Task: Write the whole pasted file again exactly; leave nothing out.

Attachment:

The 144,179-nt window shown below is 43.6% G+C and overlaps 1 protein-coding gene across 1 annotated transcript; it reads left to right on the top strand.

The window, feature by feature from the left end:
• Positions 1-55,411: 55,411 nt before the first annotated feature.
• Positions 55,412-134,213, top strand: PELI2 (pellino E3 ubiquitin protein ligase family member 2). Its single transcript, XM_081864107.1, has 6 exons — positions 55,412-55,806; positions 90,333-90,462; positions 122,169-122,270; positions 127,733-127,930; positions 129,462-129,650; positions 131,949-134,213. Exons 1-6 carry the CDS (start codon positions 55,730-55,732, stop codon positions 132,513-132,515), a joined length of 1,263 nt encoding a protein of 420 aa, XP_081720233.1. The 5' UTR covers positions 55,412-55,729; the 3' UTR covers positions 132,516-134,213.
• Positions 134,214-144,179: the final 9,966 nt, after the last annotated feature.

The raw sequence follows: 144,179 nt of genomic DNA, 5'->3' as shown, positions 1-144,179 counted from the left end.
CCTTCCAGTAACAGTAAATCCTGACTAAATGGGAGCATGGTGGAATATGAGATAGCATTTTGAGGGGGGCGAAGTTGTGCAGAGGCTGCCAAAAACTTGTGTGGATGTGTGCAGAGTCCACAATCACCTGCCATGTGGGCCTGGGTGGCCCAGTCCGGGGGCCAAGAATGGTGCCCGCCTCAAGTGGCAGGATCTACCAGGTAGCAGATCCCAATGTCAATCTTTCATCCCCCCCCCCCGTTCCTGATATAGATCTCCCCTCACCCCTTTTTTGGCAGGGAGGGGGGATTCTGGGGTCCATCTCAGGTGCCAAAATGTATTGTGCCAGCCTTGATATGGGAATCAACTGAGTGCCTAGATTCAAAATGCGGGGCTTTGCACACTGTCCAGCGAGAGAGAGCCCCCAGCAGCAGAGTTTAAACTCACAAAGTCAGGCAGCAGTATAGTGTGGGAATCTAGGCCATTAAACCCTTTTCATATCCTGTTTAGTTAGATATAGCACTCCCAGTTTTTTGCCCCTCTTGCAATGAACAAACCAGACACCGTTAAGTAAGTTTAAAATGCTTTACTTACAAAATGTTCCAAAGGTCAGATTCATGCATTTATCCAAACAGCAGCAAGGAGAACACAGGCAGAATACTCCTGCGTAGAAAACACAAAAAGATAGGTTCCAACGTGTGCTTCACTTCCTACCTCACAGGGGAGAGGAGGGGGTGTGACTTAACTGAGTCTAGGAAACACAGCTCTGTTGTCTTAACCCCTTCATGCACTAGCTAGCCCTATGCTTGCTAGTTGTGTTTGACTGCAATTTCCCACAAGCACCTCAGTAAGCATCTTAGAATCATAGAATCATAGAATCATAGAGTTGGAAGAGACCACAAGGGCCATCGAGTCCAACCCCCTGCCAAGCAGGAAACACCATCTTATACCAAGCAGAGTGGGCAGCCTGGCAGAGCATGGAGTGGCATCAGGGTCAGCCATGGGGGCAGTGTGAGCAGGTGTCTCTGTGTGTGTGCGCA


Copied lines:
The 144,179-nt window shown below is 43.6% G+C and overlaps 1 protein-coding gene across 1 annotated transcript; it reads left to right on the top strand.

The window, feature by feature from the left end:
• Positions 1-55,411: 55,411 nt before the first annotated feature.
• Positions 55,412-134,213, top strand: PELI2 (pellino E3 ubiquitin protein ligase family member 2). Its single transcript, XM_081864107.1, has 6 exons — positions 55,412-55,806; positions 90,333-90,462; positions 122,169-122,270; positions 127,733-127,930; positions 129,462-129,650; positions 131,949-134,213. Exons 1-6 carry the CDS (start codon positions 55,730-55,732, stop codon positions 132,513-132,515), a joined length of 1,263 nt encoding a protein of 420 aa, XP_081720233.1. The 5' UTR covers positions 55,412-55,729; the 3' UTR covers positions 132,516-134,213.
• Positions 134,214-144,179: the final 9,966 nt, after the last annotated feature.

The raw sequence follows: 144,179 nt of genomic DNA, 5'->3' as shown, positions 1-144,179 counted from the left end.
CCTTCCAGTAACAGTAAATCCTGACTAAATGGGAGCATGGTGGAATATGAGATAGCATTTTGAGGGGGGCGAAGTTGTGCAGAGGCTGCCAAAAACTTGTGTGGATGTGTGCAGAGTCCACAATCACCTGCCATGTGGGCCTGGGTGGCCCAGTCCGGGGGCCAAGAATGGTGCCCGCCTCAAGTGGCAGGATCTACCAGGTAGCAGATCCCAATGTCAATCTTTCATCCCCCCCCCCCGTTCCTGATATAGATCTCCCCTCACCCCTTTTTTGGCAGGGAGGGGGGATTCTGGGGTCCATCTCAGGTGCCAAAATGTATTGTGCCAGCCTTGATATGGGAATCAACTGAGTGCCTAGATTCAAAATGCGGGGCTTTGCACACTGTCCAGCGAGAGAGAGCCCCCAGCAGCAGAGTTTAAACTCACAAAGTCAGGCAGCAGTATAGTGTGGGAATCTAGGCCATTAAACCCTTTTCATATCCTGTTTAGTTAGATATAGCACTCCCAGTTTTTTGCCCCTCTTGCAATGAACAAACCAGACACCGTTAAGTAAGTTTAAAATGCTTTACTTACAAAATGTTCCAAAGGTCAGATTCATGCATTTATCCAAACAGCAGCAAGGAGAACACAGGCAGAATACTCCTGCGTAGAAAACACAAAAAGATAGGTTCCAACGTGTGCTTCACTTCCTACCTCACAGGGGAGAGGAGGGGGTGTGACTTAACTGAGTCTAGGAAACACAGCTCTGTTGTCTTAACCCCTTCATGCACTAGCTAGCCCTATGCTTGCTAGTTGTGTTTGACTGCAATTTCCCACAAGCACCTCAGTAAGCATCTTAGAATCATAGAATCATAGAATCATAGAGTTGGAAGAGACCACAAGGGCCATCGAGTCCAACCCCCTGCCAAGCAGGAAACACCATCTTATACCAAGCAGAGTGGGCAGCCTGGCAGAGCATGGAGTGGCATCAGGGTCAGCCATGGGGGCAGTGTGAGCAGGTGTCTCTGTGTGTGTGCGCA